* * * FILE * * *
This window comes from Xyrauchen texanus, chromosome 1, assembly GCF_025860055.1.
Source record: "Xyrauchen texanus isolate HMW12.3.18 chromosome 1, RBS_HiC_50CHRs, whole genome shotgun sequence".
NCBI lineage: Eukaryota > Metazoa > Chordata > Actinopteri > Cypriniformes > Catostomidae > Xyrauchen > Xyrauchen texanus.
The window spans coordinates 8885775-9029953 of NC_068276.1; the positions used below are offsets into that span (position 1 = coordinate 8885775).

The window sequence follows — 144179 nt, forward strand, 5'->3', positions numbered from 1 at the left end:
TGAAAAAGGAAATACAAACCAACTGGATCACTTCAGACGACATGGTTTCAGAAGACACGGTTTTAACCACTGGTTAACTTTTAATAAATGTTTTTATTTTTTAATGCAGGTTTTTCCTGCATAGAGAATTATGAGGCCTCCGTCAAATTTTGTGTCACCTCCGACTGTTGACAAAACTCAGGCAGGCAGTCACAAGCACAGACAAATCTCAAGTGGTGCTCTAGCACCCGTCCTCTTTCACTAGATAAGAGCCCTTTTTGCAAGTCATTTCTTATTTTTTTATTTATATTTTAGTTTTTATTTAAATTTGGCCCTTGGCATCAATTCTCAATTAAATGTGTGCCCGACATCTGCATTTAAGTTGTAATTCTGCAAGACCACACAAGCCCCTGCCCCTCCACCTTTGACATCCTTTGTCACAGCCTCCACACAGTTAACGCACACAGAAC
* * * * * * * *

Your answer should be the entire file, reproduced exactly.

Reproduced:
This window comes from Xyrauchen texanus, chromosome 1, assembly GCF_025860055.1.
Source record: "Xyrauchen texanus isolate HMW12.3.18 chromosome 1, RBS_HiC_50CHRs, whole genome shotgun sequence".
NCBI lineage: Eukaryota > Metazoa > Chordata > Actinopteri > Cypriniformes > Catostomidae > Xyrauchen > Xyrauchen texanus.
The window spans coordinates 8885775-9029953 of NC_068276.1; the positions used below are offsets into that span (position 1 = coordinate 8885775).

The window sequence follows — 144179 nt, forward strand, 5'->3', positions numbered from 1 at the left end:
TGAAAAAGGAAATACAAACCAACTGGATCACTTCAGACGACATGGTTTCAGAAGACACGGTTTTAACCACTGGTTAACTTTTAATAAATGTTTTTATTTTTTAATGCAGGTTTTTCCTGCATAGAGAATTATGAGGCCTCCGTCAAATTTTGTGTCACCTCCGACTGTTGACAAAACTCAGGCAGGCAGTCACAAGCACAGACAAATCTCAAGTGGTGCTCTAGCACCCGTCCTCTTTCACTAGATAAGAGCCCTTTTTGCAAGTCATTTCTTATTTTTTTATTTATATTTTAGTTTTTATTTAAATTTGGCCCTTGGCATCAATTCTCAATTAAATGTGTGCCCGACATCTGCATTTAAGTTGTAATTCTGCAAGACCACACAAGCCCCTGCCCCTCCACCTTTGACATCCTTTGTCACAGCCTCCACACAGTTAACGCACACAGAAC